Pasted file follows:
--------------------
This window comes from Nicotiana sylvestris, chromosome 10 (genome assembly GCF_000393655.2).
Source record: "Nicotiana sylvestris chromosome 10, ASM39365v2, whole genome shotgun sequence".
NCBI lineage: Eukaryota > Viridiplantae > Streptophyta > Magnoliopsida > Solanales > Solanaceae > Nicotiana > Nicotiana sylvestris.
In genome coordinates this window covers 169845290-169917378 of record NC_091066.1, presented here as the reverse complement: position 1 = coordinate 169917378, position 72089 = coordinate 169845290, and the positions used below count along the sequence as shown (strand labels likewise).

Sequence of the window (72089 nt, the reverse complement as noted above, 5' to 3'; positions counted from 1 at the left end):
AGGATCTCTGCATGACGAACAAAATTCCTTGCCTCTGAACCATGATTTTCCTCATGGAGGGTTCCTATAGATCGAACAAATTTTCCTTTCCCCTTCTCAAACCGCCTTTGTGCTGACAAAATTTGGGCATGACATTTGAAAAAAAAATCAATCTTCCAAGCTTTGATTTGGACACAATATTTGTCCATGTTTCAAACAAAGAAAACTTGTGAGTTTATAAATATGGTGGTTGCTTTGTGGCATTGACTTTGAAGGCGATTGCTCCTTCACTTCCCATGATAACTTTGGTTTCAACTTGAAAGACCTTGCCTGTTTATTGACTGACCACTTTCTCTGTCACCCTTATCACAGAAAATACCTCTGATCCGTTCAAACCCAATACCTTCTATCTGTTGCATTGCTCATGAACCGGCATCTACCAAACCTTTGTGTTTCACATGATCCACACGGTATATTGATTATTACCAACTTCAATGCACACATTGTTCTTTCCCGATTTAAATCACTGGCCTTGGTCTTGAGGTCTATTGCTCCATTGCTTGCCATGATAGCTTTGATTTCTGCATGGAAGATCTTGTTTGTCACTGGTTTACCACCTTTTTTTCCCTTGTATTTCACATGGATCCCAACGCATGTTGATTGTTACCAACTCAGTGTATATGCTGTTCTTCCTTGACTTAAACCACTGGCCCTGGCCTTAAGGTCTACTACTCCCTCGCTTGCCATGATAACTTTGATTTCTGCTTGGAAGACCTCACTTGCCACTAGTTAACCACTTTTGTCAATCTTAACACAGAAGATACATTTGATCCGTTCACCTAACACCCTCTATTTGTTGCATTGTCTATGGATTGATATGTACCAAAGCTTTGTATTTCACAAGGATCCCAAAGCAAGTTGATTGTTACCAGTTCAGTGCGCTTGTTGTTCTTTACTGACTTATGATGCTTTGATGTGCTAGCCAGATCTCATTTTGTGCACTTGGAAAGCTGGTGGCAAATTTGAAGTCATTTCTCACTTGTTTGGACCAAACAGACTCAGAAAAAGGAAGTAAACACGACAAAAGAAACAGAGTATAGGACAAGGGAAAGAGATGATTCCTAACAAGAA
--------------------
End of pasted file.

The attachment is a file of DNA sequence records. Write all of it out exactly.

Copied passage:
This window comes from Nicotiana sylvestris, chromosome 10 (genome assembly GCF_000393655.2).
Source record: "Nicotiana sylvestris chromosome 10, ASM39365v2, whole genome shotgun sequence".
NCBI lineage: Eukaryota > Viridiplantae > Streptophyta > Magnoliopsida > Solanales > Solanaceae > Nicotiana > Nicotiana sylvestris.
In genome coordinates this window covers 169845290-169917378 of record NC_091066.1, presented here as the reverse complement: position 1 = coordinate 169917378, position 72089 = coordinate 169845290, and the positions used below count along the sequence as shown (strand labels likewise).

Sequence of the window (72089 nt, the reverse complement as noted above, 5' to 3'; positions counted from 1 at the left end):
AGGATCTCTGCATGACGAACAAAATTCCTTGCCTCTGAACCATGATTTTCCTCATGGAGGGTTCCTATAGATCGAACAAATTTTCCTTTCCCCTTCTCAAACCGCCTTTGTGCTGACAAAATTTGGGCATGACATTTGAAAAAAAAATCAATCTTCCAAGCTTTGATTTGGACACAATATTTGTCCATGTTTCAAACAAAGAAAACTTGTGAGTTTATAAATATGGTGGTTGCTTTGTGGCATTGACTTTGAAGGCGATTGCTCCTTCACTTCCCATGATAACTTTGGTTTCAACTTGAAAGACCTTGCCTGTTTATTGACTGACCACTTTCTCTGTCACCCTTATCACAGAAAATACCTCTGATCCGTTCAAACCCAATACCTTCTATCTGTTGCATTGCTCATGAACCGGCATCTACCAAACCTTTGTGTTTCACATGATCCACACGGTATATTGATTATTACCAACTTCAATGCACACATTGTTCTTTCCCGATTTAAATCACTGGCCTTGGTCTTGAGGTCTATTGCTCCATTGCTTGCCATGATAGCTTTGATTTCTGCATGGAAGATCTTGTTTGTCACTGGTTTACCACCTTTTTTTCCCTTGTATTTCACATGGATCCCAACGCATGTTGATTGTTACCAACTCAGTGTATATGCTGTTCTTCCTTGACTTAAACCACTGGCCCTGGCCTTAAGGTCTACTACTCCCTCGCTTGCCATGATAACTTTGATTTCTGCTTGGAAGACCTCACTTGCCACTAGTTAACCACTTTTGTCAATCTTAACACAGAAGATACATTTGATCCGTTCACCTAACACCCTCTATTTGTTGCATTGTCTATGGATTGATATGTACCAAAGCTTTGTATTTCACAAGGATCCCAAAGCAAGTTGATTGTTACCAGTTCAGTGCGCTTGTTGTTCTTTACTGACTTATGATGCTTTGATGTGCTAGCCAGATCTCATTTTGTGCACTTGGAAAGCTGGTGGCAAATTTGAAGTCATTTCTCACTTGTTTGGACCAAACAGACTCAGAAAAAGGAAGTAAACACGACAAAAGAAACAGAGTATAGGACAAGGGAAAGAGATGATTCCTAACAAGAA